Intocable’s new album is called Highway, an homage to life on the road and the many twists and turns it takes along the way. Out June 17, it’s a rich, textured album with a degree of musical excellence that puts accordion-based norteño music at a whole different level. It’s not the first time the group, whose members are born and raised in Texas, use the road as a metaphor.
In 2006, their album Crossroads: Cruce de Caminos had the group singing pop and norteño, and the album cover featured Intocable, in their norteño regalia and on horseback in the middle of Times Square.
But Highway, out June 17, is edgier and more guitar-laden with more rock, blues, country and norteño in a way that no other norteño band can be. “Intocable is a mix of ’80s rock, country, a lot of music mixed into Spanish songs,” lead singer/accordionist Ricky Muñoz tells Billboard.
Here’s his breakdown of five essential tracks:
“En la Obscuridad”: “This is the song that started the album and the first one we recorded. It starts with three minutes as a regular song and then it becomes another three, very trippy minutes. After we finished this song, we stopped working on the album because we thought it was very dark. A lot of things happened in the building of the album. We started, recorded ‘En la obscuridad,’ waited three months, started again, my mom gets sick, we put everything on hold. It was a long journey.”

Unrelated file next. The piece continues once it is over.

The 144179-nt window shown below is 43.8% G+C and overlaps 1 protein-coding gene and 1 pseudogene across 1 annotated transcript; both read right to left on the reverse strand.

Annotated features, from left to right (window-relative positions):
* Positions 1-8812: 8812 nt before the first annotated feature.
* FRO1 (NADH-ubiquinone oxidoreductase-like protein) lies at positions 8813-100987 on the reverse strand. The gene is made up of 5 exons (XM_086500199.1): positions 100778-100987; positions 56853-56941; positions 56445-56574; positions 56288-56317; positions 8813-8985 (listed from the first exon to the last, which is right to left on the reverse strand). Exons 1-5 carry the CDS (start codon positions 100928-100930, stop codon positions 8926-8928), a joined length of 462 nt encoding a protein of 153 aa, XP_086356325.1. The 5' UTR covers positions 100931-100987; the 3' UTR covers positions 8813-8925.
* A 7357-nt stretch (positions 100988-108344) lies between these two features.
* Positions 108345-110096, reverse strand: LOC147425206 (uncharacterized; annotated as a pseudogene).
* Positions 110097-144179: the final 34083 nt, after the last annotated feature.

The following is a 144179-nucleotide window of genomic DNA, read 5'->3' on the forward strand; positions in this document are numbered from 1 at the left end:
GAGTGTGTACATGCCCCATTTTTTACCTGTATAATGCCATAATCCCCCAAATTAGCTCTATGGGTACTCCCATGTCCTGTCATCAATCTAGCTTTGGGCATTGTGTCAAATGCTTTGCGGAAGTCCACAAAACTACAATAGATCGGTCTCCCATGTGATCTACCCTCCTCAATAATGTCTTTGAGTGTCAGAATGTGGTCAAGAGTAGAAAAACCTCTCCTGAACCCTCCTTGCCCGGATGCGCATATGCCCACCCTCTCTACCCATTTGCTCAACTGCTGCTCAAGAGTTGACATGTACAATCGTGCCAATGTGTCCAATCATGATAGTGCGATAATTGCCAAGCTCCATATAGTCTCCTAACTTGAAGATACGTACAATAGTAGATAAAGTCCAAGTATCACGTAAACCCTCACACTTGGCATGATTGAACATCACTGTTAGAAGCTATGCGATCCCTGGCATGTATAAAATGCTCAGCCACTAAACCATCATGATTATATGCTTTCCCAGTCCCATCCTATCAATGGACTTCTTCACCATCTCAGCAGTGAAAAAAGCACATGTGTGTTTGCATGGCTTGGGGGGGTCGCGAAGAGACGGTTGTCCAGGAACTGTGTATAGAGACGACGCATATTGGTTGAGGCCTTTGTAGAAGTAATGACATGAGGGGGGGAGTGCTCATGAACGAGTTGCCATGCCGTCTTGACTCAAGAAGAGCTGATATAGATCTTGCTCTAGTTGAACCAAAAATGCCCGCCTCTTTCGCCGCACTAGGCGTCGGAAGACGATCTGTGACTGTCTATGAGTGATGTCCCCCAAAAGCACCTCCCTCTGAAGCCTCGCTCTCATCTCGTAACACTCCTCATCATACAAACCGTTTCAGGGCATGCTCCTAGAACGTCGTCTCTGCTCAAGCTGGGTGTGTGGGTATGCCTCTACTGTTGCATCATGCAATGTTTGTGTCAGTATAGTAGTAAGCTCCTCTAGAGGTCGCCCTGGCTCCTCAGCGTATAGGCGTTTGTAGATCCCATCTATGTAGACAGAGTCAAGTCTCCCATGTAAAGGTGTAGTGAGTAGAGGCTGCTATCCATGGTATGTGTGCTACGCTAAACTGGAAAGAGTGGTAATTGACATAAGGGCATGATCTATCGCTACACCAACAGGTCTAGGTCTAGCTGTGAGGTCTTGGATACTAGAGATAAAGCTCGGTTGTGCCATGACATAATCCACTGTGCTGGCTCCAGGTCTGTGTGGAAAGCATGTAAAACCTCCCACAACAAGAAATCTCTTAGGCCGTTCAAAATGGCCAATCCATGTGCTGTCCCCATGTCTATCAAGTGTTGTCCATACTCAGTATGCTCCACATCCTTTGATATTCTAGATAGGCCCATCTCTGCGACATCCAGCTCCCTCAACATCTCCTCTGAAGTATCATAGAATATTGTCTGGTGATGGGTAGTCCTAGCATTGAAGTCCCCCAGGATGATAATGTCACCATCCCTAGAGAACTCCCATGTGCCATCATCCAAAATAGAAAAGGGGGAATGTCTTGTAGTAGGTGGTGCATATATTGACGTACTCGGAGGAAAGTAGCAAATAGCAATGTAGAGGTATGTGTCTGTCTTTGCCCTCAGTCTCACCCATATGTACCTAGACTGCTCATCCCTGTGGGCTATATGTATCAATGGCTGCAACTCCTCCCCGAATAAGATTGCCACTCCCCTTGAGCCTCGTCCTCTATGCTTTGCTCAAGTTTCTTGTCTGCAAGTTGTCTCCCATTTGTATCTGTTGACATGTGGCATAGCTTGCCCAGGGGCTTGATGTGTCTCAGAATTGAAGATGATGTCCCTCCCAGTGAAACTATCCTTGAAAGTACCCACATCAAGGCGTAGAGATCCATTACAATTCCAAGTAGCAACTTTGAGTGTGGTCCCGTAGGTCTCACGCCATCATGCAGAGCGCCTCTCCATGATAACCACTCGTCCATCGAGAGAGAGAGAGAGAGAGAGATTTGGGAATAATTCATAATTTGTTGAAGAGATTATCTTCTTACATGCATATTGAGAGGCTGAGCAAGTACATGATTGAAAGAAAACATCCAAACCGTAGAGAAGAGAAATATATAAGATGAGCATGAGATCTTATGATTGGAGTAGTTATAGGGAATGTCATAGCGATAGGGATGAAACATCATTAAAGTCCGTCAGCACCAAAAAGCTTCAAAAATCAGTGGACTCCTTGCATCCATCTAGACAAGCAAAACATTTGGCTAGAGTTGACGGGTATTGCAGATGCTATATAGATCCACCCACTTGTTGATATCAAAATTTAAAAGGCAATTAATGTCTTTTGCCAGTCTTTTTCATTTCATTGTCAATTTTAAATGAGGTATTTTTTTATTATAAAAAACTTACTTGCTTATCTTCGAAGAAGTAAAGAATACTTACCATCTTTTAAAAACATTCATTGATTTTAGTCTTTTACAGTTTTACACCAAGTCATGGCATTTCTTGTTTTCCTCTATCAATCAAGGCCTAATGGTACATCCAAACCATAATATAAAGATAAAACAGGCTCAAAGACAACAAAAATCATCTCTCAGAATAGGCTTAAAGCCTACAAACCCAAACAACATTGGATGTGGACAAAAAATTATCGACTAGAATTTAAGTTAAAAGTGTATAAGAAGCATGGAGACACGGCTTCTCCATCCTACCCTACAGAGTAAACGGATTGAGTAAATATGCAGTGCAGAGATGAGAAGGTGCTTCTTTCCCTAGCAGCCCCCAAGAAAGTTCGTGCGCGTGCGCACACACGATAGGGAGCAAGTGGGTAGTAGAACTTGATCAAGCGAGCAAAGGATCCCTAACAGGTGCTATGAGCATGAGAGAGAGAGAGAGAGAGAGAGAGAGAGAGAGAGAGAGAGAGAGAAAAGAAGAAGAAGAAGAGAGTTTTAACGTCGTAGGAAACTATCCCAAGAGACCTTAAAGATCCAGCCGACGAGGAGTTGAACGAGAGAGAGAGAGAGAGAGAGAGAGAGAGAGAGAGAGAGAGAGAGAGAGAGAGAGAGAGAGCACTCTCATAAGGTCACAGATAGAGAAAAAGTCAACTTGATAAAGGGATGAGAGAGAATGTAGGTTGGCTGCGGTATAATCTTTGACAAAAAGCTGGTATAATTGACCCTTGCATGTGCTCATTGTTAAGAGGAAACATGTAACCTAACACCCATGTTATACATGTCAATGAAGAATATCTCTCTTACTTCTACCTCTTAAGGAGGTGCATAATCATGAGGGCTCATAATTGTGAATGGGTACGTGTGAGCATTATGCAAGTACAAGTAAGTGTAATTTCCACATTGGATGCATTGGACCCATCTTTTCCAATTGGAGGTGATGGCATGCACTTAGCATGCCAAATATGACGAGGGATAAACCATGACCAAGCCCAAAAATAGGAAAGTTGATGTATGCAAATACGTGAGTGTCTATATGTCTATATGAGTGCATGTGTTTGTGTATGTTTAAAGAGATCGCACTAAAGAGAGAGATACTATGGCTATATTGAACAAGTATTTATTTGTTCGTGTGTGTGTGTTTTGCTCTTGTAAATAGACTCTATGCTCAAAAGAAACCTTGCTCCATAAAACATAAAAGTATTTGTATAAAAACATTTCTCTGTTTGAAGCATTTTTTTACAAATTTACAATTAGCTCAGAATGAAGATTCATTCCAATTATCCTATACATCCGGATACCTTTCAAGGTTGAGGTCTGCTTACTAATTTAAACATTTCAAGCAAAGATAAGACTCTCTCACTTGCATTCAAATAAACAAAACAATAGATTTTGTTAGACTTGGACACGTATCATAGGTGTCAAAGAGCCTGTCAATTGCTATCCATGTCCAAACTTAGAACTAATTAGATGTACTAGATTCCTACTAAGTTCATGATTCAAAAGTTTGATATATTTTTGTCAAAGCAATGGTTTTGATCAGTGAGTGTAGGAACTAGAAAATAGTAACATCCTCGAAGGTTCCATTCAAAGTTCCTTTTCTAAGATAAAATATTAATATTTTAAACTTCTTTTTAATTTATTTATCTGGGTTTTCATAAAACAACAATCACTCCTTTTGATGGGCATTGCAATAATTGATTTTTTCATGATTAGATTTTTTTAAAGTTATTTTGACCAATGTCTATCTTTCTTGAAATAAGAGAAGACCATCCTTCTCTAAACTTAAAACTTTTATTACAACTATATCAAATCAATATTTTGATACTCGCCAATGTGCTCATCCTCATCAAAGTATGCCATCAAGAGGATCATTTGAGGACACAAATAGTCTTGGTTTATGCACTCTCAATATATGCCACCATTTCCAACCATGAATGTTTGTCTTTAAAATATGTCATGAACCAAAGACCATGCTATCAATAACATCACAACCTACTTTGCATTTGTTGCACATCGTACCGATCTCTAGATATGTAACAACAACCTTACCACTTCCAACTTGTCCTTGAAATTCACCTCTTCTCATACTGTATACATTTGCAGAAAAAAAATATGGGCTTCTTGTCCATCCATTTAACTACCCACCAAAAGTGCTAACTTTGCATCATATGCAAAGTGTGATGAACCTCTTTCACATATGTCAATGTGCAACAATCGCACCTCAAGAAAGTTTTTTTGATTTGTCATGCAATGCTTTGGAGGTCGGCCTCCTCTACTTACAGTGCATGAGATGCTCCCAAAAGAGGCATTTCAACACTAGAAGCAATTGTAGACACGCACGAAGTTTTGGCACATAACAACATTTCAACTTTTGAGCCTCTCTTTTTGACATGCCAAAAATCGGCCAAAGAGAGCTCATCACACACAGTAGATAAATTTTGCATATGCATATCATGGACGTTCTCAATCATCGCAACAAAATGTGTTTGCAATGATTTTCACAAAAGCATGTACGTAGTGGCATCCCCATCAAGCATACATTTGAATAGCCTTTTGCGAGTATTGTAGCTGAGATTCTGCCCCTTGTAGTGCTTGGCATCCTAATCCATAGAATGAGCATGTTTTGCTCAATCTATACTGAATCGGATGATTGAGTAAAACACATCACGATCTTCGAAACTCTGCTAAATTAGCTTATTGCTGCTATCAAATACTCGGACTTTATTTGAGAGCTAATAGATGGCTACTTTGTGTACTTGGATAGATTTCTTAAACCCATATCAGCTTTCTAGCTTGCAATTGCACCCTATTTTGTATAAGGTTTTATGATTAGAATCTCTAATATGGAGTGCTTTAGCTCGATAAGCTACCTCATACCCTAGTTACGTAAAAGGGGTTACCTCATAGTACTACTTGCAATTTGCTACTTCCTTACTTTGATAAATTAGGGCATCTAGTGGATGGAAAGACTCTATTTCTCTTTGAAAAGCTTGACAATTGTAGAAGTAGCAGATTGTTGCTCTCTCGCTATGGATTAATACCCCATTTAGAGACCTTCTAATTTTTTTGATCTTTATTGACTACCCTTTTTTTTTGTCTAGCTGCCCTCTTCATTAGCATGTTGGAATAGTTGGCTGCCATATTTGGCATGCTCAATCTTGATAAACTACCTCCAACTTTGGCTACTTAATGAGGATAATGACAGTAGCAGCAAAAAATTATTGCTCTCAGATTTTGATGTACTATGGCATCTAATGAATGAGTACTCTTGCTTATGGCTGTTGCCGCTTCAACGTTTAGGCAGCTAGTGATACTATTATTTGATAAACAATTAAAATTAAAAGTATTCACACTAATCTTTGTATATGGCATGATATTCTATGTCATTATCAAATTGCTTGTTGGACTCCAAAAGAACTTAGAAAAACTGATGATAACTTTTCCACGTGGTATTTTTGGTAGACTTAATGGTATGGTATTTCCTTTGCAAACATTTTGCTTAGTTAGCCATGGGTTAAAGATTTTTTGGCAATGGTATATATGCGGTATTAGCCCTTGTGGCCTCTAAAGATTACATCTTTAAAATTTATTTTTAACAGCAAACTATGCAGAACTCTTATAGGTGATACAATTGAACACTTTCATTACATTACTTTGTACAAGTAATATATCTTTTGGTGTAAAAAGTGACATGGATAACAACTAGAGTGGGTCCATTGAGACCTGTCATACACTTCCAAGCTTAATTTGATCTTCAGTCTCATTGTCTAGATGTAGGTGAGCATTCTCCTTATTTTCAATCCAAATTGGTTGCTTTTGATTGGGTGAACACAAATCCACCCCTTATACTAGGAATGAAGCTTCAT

“Cuidaré” (I’ll Cherish): “I love this song. It’s our tribute to George Strait, who always does those mysterious ballads, and in some of them he uses female background vocals. One of the guys in the studio works with a great band called Las Chamanas fronted by Amalia Mondragon. They sing something like a traditional huapango but mixed with crazy stuff. We heard her sing and it was, ‘Man, there it is.’”
“Quiéreme” (Ámame): “You can dance it any way you want. It’s very rock ‘n’ roll, but it’s also very Intocable, which is why we made it the second single.”
“Dia 730”: “It was going to be our second single, but we thought it was too different and people wouldn’t be ready for it unless they heard the full album. But ‘Dia 730’ has to be heard. It talks about the disappeared girls of Juárez. We want to create conscience about what’s happening and work hand in hand with the people that run these movements and have actually lost their daughters and their sisters.
“The song was given to us five years ago by Wilfran Castillo, a Colombian songwriter, but I didn’t know what to do with it. Then last year, we made an arrangement that kind of takes me back to the way Johnny Cash narrated songs, where he was telling you a story. That’s what this song does. … When Johnny Cash narrated songs he was telling you a story. This song is about a little girl who has dreams, who gets a call from someone who wants to take pictures of her and make her a model. And she goes and never comes back. But the mom still has hope.”
“Un Día Sin Ti”: “I wanted to do this as a full norteño song, but every time I would try and sing the first part, it sounded rushed. So, we started it like a dream, like Alice in Wonderland, and then the chorus goes into that norteño beat. And then we go back into the dream in the slower tempo, so I can have time to communicate the lyrics. We liked the song so much, we played with the tempo to get it to work.”